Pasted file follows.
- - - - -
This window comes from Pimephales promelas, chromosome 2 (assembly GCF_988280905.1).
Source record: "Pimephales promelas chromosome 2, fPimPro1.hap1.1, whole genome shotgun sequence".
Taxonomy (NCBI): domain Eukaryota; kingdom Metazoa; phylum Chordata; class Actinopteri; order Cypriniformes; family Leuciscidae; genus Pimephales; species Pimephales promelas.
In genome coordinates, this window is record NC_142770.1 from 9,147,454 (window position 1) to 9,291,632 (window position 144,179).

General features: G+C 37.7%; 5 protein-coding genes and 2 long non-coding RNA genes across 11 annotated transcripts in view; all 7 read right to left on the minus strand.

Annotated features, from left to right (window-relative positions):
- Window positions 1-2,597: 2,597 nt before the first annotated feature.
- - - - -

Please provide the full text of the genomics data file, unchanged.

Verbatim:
This window comes from Pimephales promelas, chromosome 2 (assembly GCF_988280905.1).
Source record: "Pimephales promelas chromosome 2, fPimPro1.hap1.1, whole genome shotgun sequence".
Taxonomy (NCBI): domain Eukaryota; kingdom Metazoa; phylum Chordata; class Actinopteri; order Cypriniformes; family Leuciscidae; genus Pimephales; species Pimephales promelas.
In genome coordinates, this window is record NC_142770.1 from 9,147,454 (window position 1) to 9,291,632 (window position 144,179).

General features: G+C 37.7%; 5 protein-coding genes and 2 long non-coding RNA genes across 11 annotated transcripts in view; all 7 read right to left on the minus strand.

Annotated features, from left to right (window-relative positions):
- Window positions 1-2,597: 2,597 nt before the first annotated feature.